All my life (up until the last 5-6 years) I had assumed that I had an introverted personality type. I was shy, uncomfortable in crowds, could not hold my own in a one on one conversation. I thought this was just "me." However, I have noticed (and others have also noticed) that I am not near as introverted as I use to be prior to all the mind renewal I have had with TPM. I am discovering that personality has nothing to do with the way I feel. Personality is not a feeling but an expression of the person that God created. The problem with me was I was so covered up with my lie-based pain and consequential defensive infrastructure I had developed that the real me was not being released or expressed. If I feel afraid, anxious, inhibited or shy it is not because God made me this way (personality) but rather because of what I believe. I was feeling what I was believing.

 

 Back to your initial concern. You said that you were having difficulty connecting the anxiety you were feeling with any earlier event. This is not uncommon for many people. I struggle with this in nearly every session that I personally am seeking renewal myself. My defenses are enormous and give me fits every time that I seek ministry. Sometimes we need the help of others skilled in facilitating the TPM process. Sometimes we need the Lord to bring something into our life to motivate us. This has been a major factor in my journey. As I live life He allows (causes) things to occur that are painful that "crack" the shell that I have created to protect myself. When this happens I find it more easy to identify the memory in which the lie is harbored. Read the chapter in the new 2005 edition of the Basic Seminar Manual on the will of man(chapter 8). I teach a principle I call the "belief and choice principle." If we can feel but cannot find the memory where the belief is harbored that is producing this feelings, it is always due to our own belief and choice. This is hard to comprehend when we are in fact putting effort into trying to discover and expose the lie. Nevertheless, we find what we are looking for when we eventually make the choice to do so. This choice is based upon what we believe. The difficulty in getting there is also based upon what we believe. As we are able to identify the belief that is keeping us from making the choice to move forward and then hold this belief up to the Lord we will move forward.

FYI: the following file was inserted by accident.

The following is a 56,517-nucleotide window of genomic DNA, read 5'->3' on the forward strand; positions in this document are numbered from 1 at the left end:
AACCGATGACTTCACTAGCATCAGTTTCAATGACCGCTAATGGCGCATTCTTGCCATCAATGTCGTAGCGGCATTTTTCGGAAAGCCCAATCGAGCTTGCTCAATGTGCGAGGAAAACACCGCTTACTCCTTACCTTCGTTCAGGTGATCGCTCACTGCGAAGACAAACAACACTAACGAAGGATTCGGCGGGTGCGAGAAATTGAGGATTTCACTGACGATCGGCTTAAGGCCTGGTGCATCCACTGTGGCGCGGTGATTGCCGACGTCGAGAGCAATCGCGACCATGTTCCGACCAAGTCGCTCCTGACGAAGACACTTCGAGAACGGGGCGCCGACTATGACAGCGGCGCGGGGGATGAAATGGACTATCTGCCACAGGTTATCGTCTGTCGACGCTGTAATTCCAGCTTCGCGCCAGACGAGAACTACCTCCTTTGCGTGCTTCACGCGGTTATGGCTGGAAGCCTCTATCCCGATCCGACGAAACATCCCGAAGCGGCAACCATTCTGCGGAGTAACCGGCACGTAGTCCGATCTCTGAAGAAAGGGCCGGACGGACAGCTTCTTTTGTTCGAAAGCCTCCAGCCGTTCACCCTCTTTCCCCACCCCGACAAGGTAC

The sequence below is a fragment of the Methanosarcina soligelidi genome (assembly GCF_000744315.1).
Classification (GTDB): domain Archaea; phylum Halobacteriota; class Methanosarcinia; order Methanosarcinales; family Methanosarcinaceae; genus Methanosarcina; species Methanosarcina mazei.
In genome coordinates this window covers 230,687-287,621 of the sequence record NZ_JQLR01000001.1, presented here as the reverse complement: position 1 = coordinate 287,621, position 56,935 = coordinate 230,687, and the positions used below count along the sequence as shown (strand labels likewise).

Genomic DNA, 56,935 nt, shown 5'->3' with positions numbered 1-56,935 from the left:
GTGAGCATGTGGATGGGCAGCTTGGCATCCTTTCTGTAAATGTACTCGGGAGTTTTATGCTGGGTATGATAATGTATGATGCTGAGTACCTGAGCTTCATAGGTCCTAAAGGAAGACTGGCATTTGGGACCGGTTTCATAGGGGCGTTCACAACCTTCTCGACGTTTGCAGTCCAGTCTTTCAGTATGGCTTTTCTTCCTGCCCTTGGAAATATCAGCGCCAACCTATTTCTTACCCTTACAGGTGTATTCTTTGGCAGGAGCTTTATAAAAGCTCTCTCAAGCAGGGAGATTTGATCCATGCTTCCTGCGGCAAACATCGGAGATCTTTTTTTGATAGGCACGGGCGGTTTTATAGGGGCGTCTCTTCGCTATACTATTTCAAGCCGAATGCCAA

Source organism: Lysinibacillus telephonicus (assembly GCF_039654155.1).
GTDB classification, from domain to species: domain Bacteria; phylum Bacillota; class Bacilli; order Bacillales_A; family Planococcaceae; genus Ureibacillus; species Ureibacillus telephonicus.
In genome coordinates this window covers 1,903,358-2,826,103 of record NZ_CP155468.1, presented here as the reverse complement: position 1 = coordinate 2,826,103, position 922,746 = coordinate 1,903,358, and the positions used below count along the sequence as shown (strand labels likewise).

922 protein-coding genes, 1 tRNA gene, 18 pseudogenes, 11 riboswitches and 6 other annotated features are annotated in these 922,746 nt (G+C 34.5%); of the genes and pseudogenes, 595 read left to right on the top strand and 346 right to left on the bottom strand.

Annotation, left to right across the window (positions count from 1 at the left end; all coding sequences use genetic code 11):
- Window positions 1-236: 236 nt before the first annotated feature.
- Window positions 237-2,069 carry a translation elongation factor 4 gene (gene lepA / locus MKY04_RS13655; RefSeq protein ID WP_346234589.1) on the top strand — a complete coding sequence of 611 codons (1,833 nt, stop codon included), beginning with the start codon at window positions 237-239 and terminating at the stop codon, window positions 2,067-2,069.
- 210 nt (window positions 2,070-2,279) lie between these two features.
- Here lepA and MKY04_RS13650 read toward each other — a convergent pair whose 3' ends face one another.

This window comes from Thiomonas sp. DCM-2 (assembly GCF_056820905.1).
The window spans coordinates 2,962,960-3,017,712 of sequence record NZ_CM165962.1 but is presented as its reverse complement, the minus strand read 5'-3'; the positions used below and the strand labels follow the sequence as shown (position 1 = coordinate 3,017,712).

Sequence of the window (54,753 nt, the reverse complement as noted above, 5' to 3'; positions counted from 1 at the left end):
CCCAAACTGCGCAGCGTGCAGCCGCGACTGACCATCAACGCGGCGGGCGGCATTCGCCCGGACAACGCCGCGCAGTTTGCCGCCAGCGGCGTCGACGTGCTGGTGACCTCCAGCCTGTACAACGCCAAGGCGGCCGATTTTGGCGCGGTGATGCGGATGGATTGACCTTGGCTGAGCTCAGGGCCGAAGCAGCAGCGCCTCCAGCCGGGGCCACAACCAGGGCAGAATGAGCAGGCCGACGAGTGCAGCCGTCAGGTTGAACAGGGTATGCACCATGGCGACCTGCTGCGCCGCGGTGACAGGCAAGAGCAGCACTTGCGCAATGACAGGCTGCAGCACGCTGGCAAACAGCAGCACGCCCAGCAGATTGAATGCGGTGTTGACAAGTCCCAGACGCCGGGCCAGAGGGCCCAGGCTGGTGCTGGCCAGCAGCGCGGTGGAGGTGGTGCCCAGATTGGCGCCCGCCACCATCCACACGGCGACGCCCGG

I really encourage you to keep looking for that which you believe that is not allowing you to connect with the source of your anxiety. Be especially aware during the times where it is heightened. Look at what is going on when the anxiety is stirred and ask what it is you are believing in that moment that is triggering the stirring. Sometimes this provides clues. Finally, (if you are really series) ask the Lord to do whatever He needs to do to motivate you to expose what is hidden. This may be very painful but it is His process. The writer of Hebrews says it this way, "All discipline? for the moment seems not to be joyful, but sorrowful; yet to those who have been trained by it, afterwards it yields the ??Peaceful fruit of righteousness" (Heb. 12:11). Do not give up or settle for just being an anxious person but rather "be anxious for nothing" and "let the peace of Christ rule in your heart" (Col. 3:15).

 

I hope that this helps

 

Ed Smith

 
Comments
Order by: 
Per page: 
 
  • There are no comments yet
Actions
Theophostic Prayer Ministry